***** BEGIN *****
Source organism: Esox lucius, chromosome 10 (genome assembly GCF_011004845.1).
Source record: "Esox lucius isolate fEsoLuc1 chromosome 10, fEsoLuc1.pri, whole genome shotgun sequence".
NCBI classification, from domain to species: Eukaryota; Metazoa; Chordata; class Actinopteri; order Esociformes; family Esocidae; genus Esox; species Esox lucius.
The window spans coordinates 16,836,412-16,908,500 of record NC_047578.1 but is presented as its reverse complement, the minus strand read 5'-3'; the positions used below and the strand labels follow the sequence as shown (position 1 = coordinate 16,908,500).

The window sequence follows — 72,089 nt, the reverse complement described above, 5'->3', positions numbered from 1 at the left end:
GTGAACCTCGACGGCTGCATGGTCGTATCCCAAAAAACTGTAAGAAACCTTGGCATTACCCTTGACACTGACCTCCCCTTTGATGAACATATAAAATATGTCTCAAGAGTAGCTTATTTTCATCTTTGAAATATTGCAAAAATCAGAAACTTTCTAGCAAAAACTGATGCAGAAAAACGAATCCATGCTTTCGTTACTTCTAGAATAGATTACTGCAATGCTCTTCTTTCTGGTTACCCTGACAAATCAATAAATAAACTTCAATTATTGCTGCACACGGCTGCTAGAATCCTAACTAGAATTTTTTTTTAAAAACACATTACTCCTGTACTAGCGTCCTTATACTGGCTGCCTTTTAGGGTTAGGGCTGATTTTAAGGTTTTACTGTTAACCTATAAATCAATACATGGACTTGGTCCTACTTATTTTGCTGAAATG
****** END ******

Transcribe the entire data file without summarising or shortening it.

Source organism: Esox lucius, chromosome 10 (genome assembly GCF_011004845.1).
Source record: "Esox lucius isolate fEsoLuc1 chromosome 10, fEsoLuc1.pri, whole genome shotgun sequence".
NCBI classification, from domain to species: Eukaryota; Metazoa; Chordata; class Actinopteri; order Esociformes; family Esocidae; genus Esox; species Esox lucius.
The window spans coordinates 16,836,412-16,908,500 of record NC_047578.1 but is presented as its reverse complement, the minus strand read 5'-3'; the positions used below and the strand labels follow the sequence as shown (position 1 = coordinate 16,908,500).

The window sequence follows — 72,089 nt, the reverse complement described above, 5'->3', positions numbered from 1 at the left end:
GTGAACCTCGACGGCTGCATGGTCGTATCCCAAAAAACTGTAAGAAACCTTGGCATTACCCTTGACACTGACCTCCCCTTTGATGAACATATAAAATATGTCTCAAGAGTAGCTTATTTTCATCTTTGAAATATTGCAAAAATCAGAAACTTTCTAGCAAAAACTGATGCAGAAAAACGAATCCATGCTTTCGTTACTTCTAGAATAGATTACTGCAATGCTCTTCTTTCTGGTTACCCTGACAAATCAATAAATAAACTTCAATTATTGCTGCACACGGCTGCTAGAATCCTAACTAGAATTTTTTTTTAAAAACACATTACTCCTGTACTAGCGTCCTTATACTGGCTGCCTTTTAGGGTTAGGGCTGATTTTAAGGTTTTACTGTTAACCTATAAATCAATACATGGACTTGGTCCTACTTATTTTGCTGAAATG